Rationale. The scientific data on this issue are quite limited. However, there is no evidence in support of the superiority of psychoanalytic therapy to other forms of therapy, and there is a consensus that psychotherapy that promotes regression and psychotic transference can be harmful to persons with schizophrenia. This risk, combined with the high cost and lack of evidence of any benefit, argues strongly against the use of psychoanalytic therapy, even in combination with effective phannacotherapy. (Review reference: Scott and Dixon, 1995b, p. 623; Level of evidence: C)
Recommendation 23. Individual and group therapies employing well-specified combinations of support, education, and behavioral and cognitive skills training approaches designed to address the specific deficits of persons with schizophrenia should be offered over time to improve functioning and enhance other targeted problems, such as medication noncompliance.
Rationale. Although the scientific data for this recommendation are limited and flawed, controlled studies have found some additional benefit when a supportive form of psychotherapy is added to pharmacotherapy for persons with schizophrenia. The most effective forms and doses of these therapies and their modes of action remain unknown. (Review reference: Scott and Dixon, 1995b, pp. 623-7; Level of evidence: B)
Recommendation 24. Patients who have ongoing contact with their families should be offered a family psychosocial intervention that spans at least 9 months and provides a combination of education about the illness, family support, crisis intervention, and problem-solving skills training. Such interventions should also be offered to non-family caregivers.
Rationale. Randomized clinical trials have repeatedly demonstrated that family interventions that provide some combination of illness education, support, problem-solving training, and crisis intervention, in combination with appropriate pharmacotherapy, reduce 1-year relapse rates from a 40 to 53 percent range to a 2 to 23 percent range. (Review reference: Dixon and Lehman, 1995, p. 639; Level of evidence: A)
Recommendation 25. Family interventions should not be restricted to patients whose families are identified as having high levels of "expressed emotion" (criticism, hostility, overinvolvement).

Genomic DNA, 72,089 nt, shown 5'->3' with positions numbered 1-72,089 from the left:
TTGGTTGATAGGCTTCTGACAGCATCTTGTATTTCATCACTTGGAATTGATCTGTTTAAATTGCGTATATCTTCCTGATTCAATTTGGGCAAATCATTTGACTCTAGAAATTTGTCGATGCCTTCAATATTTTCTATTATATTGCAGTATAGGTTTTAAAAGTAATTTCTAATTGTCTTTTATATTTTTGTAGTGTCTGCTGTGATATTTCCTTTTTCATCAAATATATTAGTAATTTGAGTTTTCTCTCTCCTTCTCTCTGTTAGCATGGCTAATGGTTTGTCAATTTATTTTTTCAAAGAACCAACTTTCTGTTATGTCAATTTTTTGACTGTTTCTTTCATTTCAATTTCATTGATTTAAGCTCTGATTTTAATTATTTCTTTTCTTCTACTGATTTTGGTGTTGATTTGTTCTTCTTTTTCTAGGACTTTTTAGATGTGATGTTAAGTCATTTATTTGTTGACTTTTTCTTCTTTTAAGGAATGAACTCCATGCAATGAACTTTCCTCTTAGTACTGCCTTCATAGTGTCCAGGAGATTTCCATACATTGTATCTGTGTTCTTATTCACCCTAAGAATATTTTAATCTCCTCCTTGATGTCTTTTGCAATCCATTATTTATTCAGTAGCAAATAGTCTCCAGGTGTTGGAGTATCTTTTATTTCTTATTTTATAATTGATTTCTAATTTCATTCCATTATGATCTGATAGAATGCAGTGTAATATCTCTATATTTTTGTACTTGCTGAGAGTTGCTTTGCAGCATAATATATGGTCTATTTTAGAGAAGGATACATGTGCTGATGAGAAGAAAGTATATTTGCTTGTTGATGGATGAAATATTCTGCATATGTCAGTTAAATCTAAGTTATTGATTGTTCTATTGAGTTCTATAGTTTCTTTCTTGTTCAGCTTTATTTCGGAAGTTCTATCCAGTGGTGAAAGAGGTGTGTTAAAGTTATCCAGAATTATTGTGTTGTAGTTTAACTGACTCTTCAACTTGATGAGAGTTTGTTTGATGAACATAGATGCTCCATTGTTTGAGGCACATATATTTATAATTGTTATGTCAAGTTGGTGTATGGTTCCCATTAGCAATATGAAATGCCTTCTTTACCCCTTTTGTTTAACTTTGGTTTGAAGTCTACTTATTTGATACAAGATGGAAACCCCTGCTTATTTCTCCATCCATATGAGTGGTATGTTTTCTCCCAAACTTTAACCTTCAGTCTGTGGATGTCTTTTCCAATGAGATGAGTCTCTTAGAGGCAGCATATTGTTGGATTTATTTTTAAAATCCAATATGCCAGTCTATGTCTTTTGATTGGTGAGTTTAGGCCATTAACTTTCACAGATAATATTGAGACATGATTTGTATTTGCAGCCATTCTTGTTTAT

Rationale. Although the earlier controlled trials of family psychoeducation programs focused on the variable of family expressed emotion as a mediator of the impact of this intervention on outcomes, more recent studies have found that these interventions offer substantial benefit to patients and families regardless of the level of expressed emotion. (Review reference: Dixon and Lehman, 1995, p. 639; Level of evidence: B)
Recommendation 26. Family therapies based on the premise that family dysfunction is the etiology of the patient's schizophrenic disorder should not be used.
Rationale. Research has failed to substantiate hypothesized causal links between family dysfunction and the etiology of schizophrenia. Therefore, therapies specifically designed from this premise are not empirically founded. Although there has been little or no randomized, controlled research on the impact of family therapies arising from this orientation, experts in the field have expressed strong caution against the use of these techniques. The presumption that family interaction causes schizophrenia, especially as an alternative to biological risk factors, has led to serious disruption in clinician/family trust without any evidence of therapeutic effectiveness. The repudiation of the theoretical premise of these therapies, the lack of empirical studies, and the strong clinical opinion raising concerns about the potential harm caused by these approaches lead to this recommendation. (Review reference: Dixon and Lehman, 1995, p. 631; Level of evidence: C)